There will have been a sigh of relief in reinsurance circles this week following the decision of the House of Lords in Lexington Insurance Company v AGF Insurance Ltd [2009] UKHL 40.

Lexington is a US insurer which had covered pollution liability of Alcoa at 58 sites (45 in the USA and 13 outside it) dating back to the 1940s. Specifically Lexington wrote insurance cover for the period 1 July 1977 to 1 July 1980 and likewise London reinsurers of Lexington (AGF and Wasa) wrote reinsurance cover for that risk. Notwithstanding the limited period so stated, the Supreme Court of Washington found that, as a matter of the proper construction of the direct insurance policy, Lexington was liable for all loss or damage manifesting itself during the policy period, even damage which started before policy inception. In other words, Lexington found itself liable for pollution whether it occurred before or during the policy period, and therefore liable to a much greater extent than it presumably had in mind when its underwriters wrote the risk some 30 years ago.

In England, the Court of Appeal in turn found that the London reinsurers had likewise incurred this extended liability. The Court of Appeal focused on the proposition that a term in the underlying insurance was to be construed as operating in exactly the same way in the reinsurance cover.
The House of Lords unanimously thought differently and reversed the Court of Appeal’s decision. In so doing, the House distinguished its own previous decision in Forsikringaktieselskapet Vesta v Butcher [1989] AC 852. In Vesta, it had held that the legal effect of a term in the underlying insurance had to be the same in the corresponding reinsurance, even where the governing laws of the two contracts were not the same and that of the underlying insurance (Norwegian in that case) gave a different effect to that which the law of the reinsurance (English in that case) would give.
In Vesta, the effect of Norwegian law was well known at the time when the reinsurance was written. By contrast, in Lexington, the House of Lords found that even the question of what the governing law of the underlying insurance was could not have been predicted with any certainty by the reinsurers writing cover back in 1977. It just happened to turn out to be Pennsylvania due to circumstances which could not have been known at the time.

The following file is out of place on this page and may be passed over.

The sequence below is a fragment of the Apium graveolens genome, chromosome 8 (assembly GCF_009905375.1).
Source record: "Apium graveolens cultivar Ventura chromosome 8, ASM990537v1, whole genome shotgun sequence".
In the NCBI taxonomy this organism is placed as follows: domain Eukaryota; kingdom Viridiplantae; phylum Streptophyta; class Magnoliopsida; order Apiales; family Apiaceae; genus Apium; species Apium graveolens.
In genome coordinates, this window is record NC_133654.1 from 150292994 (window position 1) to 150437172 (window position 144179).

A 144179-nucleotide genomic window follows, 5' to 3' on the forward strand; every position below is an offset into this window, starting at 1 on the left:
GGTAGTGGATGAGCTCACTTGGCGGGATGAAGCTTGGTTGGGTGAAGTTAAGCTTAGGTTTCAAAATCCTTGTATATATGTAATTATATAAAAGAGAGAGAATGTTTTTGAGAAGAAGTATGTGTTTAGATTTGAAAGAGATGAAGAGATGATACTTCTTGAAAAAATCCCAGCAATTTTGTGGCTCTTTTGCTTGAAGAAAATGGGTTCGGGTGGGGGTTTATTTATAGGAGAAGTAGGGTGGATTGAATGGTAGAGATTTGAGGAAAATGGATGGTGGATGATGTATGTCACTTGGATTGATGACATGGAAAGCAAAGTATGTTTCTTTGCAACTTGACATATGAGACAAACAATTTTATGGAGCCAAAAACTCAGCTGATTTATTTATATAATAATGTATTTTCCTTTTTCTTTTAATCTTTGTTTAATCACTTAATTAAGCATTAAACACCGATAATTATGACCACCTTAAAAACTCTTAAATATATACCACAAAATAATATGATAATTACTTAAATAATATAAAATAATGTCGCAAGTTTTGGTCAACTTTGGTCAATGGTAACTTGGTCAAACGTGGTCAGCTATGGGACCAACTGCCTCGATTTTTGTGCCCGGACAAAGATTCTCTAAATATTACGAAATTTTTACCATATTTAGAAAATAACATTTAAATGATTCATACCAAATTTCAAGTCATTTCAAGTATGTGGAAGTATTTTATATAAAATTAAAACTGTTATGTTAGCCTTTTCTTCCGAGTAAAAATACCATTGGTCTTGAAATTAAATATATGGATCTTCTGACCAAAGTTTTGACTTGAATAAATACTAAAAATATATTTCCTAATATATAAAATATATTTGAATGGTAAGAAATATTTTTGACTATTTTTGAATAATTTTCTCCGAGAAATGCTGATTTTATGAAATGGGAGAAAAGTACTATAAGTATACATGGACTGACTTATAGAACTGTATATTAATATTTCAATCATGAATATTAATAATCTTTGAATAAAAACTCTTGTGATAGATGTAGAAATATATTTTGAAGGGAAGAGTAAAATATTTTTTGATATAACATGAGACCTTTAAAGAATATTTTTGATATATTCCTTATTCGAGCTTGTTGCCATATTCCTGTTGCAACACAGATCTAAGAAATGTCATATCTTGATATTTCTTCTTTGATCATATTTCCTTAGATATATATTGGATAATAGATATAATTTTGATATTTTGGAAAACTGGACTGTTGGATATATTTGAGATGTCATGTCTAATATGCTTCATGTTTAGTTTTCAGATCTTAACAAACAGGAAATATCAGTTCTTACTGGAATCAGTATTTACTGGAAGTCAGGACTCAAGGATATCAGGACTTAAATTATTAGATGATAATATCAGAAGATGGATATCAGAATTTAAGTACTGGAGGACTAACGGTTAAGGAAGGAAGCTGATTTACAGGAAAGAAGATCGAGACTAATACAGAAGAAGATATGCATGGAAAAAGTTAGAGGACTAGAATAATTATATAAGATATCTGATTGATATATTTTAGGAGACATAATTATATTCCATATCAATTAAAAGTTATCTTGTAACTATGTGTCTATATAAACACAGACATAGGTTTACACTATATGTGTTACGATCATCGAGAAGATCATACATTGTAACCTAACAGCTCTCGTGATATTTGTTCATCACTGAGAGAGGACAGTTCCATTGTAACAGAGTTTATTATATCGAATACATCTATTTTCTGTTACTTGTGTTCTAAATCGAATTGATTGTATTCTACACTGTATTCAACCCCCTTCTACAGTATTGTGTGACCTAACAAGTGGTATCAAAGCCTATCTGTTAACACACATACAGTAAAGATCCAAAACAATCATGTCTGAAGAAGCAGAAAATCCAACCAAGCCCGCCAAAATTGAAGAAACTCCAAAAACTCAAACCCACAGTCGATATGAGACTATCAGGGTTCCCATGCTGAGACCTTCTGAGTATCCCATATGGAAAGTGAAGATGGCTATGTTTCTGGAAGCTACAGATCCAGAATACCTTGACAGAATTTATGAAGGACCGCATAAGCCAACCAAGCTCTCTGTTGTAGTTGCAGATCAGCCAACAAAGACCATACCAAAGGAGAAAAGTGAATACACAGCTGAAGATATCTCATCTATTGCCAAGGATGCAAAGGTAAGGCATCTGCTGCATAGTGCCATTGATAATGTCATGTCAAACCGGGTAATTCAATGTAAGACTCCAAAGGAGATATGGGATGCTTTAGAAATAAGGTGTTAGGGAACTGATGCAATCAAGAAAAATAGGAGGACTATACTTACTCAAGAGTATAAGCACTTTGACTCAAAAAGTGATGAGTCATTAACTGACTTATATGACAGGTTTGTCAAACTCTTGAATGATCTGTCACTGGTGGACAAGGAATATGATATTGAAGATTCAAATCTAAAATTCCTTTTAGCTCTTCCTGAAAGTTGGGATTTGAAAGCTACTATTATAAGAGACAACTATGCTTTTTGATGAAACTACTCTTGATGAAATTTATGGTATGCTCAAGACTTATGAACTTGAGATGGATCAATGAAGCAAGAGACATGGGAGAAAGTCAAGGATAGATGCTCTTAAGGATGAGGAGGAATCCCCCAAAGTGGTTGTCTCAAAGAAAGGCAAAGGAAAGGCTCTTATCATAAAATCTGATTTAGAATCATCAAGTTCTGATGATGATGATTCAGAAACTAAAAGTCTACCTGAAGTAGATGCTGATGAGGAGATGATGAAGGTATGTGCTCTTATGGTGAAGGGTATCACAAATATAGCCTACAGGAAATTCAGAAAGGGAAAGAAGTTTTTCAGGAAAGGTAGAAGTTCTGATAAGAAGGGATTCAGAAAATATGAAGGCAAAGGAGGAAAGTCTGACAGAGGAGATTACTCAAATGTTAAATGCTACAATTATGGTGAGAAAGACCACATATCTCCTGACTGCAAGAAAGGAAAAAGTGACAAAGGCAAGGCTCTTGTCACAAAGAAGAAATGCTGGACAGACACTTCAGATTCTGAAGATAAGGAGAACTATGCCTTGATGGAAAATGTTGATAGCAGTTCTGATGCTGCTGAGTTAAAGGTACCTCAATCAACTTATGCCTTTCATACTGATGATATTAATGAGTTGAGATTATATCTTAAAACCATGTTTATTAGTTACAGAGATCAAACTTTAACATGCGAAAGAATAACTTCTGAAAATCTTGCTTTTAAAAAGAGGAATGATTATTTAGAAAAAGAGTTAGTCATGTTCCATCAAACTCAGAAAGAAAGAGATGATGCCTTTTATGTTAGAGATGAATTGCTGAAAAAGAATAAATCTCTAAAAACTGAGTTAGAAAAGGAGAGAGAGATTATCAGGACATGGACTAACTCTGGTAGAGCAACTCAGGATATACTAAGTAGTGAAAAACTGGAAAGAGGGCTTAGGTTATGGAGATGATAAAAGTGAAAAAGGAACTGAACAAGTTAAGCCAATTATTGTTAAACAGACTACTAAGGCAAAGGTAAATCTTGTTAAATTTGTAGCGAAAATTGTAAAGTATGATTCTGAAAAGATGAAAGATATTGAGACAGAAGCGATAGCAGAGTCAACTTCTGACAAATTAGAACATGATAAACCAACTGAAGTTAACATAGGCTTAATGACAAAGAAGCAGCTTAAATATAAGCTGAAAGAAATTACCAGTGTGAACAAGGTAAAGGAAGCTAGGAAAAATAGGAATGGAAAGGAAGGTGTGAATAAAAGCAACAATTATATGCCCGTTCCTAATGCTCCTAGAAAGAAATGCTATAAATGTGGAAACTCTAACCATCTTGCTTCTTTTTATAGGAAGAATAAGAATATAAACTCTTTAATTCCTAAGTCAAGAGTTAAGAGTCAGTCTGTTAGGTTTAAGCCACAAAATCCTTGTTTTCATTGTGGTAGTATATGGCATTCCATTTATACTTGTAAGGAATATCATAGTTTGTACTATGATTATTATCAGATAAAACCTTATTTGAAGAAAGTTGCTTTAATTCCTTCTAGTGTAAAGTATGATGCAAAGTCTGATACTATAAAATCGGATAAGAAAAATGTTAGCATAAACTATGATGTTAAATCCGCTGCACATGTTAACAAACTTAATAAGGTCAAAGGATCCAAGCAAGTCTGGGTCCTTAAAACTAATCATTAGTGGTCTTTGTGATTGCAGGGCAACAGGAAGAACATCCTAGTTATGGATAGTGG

The uncertainty in turn meant that the overall outcome was itself uncertain. Even now, there is a plurality among US states in that some apply the approach taken by the Supreme Court of Washington in Lexington, while others take a pro rata approach, dividing liability among insurers according to the time periods for which they provided cover, when compared with the wider period in which loss or damage occurred.
As Lord Collins of Mapesbury put it, there was “no principled basis” for interpreting the effect of the policy period in the reinsurance contract in the same way as had been done in Washington for the direct insurance.
In effect, this was a step too far for the Vesta principle and the meaning of the policy period definition in the reinsurance contract had to be its ordinary meaning as used in the London reinsurance market. Otherwise, absurd commercial consequences could result, such as that the liability of a reinsurer would be the same whether it had written cover for the full period of Lexington’s insurance, or only for 3 months of it.
If the Court of Appeal’s judgment had been allowed to stand, the reinsurance market could still have found ways of drafting round the problem in the long term, but the fall out in the meantime would have been considerable. For the time being at least, while some US states may take the wider approach, in England reinsurers can take some comfort that a policy period will mean what they expect it to mean, cover for damage occurring in the policy period.